We could define strength as that physical quality that allows us to maintain, overcome or oppose external resistance. As reflected in Newton's second law, F = m · a, an object with a constant mass will accelerate in proportion to the net force acting on and in inverse proportion to its mass.
Strength training is becoming increasingly important in the context of health. Examples are the loss of fat or in the prevention of several pathologies. But, does everyone work strength in the same way? Let me explain:
On the one hand, a weightlifter works strength, but with a goal of lifting in certain specific exercises the maximum weight for a single repetition.
On the other hand, in a gymnast the strength predominates, but with an objective of making the sequence of more complex exercises in a certain time; that is, ring exercises, acrobatics on the ground, parallel bar sequences, etc...
Well, these two athletes work hard, right? But their specialties, at the same time, are very different.
Within strength training we can find different manifestations. The following classification is the most traditional:
- Maximum strength
- Speed strength
- Resistance strength
Maximum strength is the maximum force that a group of muscles can generate through voluntary contraction. Specifically, it is the largest weight that a person can move in a single movement. Thus we will relate the concept of 'RM' (Maximum Repetition), as the maximum weight that I can mobilize in a repetition.
Maximum strength can be improved through increasing muscle size (muscle hypertrophy) or intramuscular coordination. The latter focuses mainly on the recruitment of motor units, that is, that the joints between the muscle fibers and the neurons are more effective, they have a good activation frequency and synchronize well to provide a greater stimulus.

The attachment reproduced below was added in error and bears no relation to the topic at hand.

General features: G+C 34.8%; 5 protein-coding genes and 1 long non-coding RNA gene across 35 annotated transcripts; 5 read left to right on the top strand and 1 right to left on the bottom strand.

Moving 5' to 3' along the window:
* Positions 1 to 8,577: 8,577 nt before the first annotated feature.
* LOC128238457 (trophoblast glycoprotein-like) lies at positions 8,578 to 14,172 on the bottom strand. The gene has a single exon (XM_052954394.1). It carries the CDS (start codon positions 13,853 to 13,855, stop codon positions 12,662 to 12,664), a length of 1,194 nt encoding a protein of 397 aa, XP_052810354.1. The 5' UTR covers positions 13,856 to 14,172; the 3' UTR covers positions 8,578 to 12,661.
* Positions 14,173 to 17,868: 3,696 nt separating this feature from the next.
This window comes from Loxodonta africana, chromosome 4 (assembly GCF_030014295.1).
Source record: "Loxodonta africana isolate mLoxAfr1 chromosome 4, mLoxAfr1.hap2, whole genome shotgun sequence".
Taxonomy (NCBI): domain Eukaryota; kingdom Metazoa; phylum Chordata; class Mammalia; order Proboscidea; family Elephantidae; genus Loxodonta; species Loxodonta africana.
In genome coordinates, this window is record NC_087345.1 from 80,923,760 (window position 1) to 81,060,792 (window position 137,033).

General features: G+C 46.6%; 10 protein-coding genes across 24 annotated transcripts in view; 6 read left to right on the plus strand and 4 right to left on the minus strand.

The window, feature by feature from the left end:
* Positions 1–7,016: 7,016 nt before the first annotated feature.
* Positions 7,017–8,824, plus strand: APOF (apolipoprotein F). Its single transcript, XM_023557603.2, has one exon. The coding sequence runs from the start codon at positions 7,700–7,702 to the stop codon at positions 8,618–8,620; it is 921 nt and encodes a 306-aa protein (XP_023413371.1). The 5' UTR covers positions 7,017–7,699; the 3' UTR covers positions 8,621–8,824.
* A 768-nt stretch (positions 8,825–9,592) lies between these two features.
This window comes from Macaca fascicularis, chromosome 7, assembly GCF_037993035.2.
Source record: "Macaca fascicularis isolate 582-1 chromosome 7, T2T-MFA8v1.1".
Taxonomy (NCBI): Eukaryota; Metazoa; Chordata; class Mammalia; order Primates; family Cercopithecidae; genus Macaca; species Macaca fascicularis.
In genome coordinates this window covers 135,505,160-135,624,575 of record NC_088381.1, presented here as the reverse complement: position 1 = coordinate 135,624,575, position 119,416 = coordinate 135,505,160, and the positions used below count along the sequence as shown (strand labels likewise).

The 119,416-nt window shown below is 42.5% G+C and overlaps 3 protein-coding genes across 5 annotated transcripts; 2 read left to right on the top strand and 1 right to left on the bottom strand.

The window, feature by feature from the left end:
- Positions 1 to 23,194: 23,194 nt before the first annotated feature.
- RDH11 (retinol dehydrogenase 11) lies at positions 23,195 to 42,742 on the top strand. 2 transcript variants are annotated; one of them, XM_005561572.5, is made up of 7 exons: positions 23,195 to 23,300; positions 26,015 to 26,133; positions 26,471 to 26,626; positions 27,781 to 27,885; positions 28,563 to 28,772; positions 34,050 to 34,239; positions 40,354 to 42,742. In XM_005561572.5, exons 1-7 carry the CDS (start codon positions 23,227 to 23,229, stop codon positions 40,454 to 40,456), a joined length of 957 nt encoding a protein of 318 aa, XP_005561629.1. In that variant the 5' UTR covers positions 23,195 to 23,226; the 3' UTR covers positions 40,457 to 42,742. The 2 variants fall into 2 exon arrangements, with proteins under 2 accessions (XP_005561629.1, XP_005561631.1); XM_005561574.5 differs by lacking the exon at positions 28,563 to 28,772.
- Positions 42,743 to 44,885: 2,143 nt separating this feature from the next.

For maximum strength, taking into account the principles of training, we might consider that we work maximum strength with a type of exercise that primarily stimulates the nervous system. That is, roughly quantifying, work with an intensity of between 85-100% of the RM, at a range of between 1 to 5 repetitions. With a total of 4 to 8 series and 3 to 5 exercises per session. The rest will be 3 to 5 minutes and the speed of execution will be the maximum allowed by the weight.
Speed strength is the ability to exert as much force as possible in the minimum possible time. In the world of calisthenics, it is typically worked in order to perform exercises such as the Muscle up.
Within this manifestation we could cover the initial and explosive force:
The initial strength can be understood as the capacity of the neuromuscular system (neuron-muscle relationship) to generate high tensions at the beginning of the movement.
The explosive strength would be the ability of the system to continue producing as quickly as possible the increase of that tension induced. If our neuromuscular efficiency is higher, that connection of the nervous system with the muscular system will make the signal and information arrive earlier and with an optimal impulse to the muscle to generate greater power.
For speed strength, taking into account the principles of training, we could consider that we work at a percentage of intensity ranging from 30 to 70% of the 1RM, at a range of 2 to 6 repetitions. With a total of 3 to 5 series and 3 to 5 exercises per session. The rest will be 2 to 4 minutes and the speed of execution will be potentially explosive, simulating the speed of the technical model that interests working.